October 26, 2013 4 Comments
The FT has an article today with ‘the one chart that explains the world’.
The vertical axis refers to the distribution of global incomes. The horizontal axis segments citizens of different countries by 20 income groups. As you can see, even the poorest people in Germany are very much richer than those in the Ivory Coast, for example. The person compiling the data, Prof Milanovic, finds that about half of one’s income depends on the average income of the country in which that person was born.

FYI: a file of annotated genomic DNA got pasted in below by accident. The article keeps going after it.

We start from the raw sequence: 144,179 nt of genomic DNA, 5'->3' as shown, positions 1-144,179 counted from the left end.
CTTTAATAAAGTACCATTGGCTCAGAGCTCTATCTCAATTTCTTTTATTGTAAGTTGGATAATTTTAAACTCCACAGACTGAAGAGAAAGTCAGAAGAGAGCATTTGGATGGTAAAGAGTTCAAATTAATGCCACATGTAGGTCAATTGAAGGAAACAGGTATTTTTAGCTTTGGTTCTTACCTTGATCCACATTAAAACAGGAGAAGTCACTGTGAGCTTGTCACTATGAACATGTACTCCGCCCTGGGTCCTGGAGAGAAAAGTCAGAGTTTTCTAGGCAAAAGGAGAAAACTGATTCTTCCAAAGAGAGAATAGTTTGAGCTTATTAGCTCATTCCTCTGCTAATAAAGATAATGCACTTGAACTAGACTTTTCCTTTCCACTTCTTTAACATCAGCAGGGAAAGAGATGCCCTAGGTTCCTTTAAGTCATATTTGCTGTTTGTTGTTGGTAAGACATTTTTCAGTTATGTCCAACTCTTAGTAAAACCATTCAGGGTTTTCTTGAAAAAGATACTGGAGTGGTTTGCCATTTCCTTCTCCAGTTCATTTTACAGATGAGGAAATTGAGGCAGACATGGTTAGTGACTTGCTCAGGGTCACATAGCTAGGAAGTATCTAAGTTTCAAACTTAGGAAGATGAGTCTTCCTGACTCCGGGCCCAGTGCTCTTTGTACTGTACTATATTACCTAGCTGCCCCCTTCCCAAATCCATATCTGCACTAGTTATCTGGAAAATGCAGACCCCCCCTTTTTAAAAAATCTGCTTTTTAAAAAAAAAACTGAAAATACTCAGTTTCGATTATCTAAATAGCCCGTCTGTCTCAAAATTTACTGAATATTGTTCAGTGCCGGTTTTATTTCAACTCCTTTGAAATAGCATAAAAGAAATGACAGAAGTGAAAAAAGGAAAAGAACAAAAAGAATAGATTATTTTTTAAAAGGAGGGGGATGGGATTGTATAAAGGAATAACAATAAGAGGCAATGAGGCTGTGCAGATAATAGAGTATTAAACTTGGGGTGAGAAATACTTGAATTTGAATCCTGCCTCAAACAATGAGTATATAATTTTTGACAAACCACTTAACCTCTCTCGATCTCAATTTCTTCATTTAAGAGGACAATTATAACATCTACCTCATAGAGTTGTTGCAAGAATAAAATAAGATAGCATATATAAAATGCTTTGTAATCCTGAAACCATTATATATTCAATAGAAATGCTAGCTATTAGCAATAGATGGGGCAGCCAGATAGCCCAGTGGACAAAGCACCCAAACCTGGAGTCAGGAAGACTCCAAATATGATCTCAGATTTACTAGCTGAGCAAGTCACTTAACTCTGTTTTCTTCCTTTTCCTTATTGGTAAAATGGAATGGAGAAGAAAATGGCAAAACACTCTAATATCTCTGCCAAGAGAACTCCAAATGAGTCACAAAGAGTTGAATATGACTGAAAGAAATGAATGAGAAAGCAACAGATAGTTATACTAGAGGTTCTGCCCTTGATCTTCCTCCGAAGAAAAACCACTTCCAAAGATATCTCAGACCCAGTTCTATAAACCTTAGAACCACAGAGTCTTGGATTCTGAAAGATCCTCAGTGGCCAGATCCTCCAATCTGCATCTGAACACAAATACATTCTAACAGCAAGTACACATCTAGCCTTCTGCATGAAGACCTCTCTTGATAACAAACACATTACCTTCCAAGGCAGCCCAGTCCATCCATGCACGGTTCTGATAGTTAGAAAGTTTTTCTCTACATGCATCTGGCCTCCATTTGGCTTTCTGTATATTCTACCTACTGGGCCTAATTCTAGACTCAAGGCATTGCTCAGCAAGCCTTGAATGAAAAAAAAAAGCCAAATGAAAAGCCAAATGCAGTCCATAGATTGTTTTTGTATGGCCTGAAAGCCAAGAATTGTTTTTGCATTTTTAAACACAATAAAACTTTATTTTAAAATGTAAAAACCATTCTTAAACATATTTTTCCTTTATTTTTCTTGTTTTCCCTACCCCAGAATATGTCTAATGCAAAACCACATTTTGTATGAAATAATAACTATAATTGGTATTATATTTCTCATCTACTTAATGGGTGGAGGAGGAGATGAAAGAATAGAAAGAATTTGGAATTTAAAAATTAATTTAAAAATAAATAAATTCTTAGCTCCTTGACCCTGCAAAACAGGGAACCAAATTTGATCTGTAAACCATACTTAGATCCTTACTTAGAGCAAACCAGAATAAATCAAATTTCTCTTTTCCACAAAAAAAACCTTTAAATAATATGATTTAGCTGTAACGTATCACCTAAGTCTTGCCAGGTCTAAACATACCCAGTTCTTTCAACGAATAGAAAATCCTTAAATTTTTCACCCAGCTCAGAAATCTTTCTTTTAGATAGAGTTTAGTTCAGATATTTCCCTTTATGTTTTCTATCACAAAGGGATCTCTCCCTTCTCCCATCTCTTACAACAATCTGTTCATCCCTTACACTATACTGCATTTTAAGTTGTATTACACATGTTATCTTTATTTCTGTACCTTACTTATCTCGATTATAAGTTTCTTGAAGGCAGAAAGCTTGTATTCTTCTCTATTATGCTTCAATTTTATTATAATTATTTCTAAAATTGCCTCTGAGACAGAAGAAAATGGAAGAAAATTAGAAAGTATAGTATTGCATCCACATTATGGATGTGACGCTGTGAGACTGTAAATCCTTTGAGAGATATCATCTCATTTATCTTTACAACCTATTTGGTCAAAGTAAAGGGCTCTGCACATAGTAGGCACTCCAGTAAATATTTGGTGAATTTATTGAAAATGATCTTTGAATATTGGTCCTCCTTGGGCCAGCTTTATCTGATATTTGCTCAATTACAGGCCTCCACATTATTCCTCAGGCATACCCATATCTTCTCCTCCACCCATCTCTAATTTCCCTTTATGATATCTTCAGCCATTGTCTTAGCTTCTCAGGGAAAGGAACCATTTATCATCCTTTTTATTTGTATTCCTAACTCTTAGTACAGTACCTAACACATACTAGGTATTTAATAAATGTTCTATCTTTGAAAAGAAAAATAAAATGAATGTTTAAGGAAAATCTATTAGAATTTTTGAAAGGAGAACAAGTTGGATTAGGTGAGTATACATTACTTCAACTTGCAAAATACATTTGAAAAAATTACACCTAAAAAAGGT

It reminds me of a post on global income distribution I made previously, basically that the poorest 5% of Americans earn more than the richest 5% of Indians. Source .
India led the world in GDP before the industrial revolution, when population meant productivity, and India had the largest population. Following the industrial revolution, India entered a long period of economic stagnation. India used to account for 33% of the world’s GDP, then fell to 3%. Source.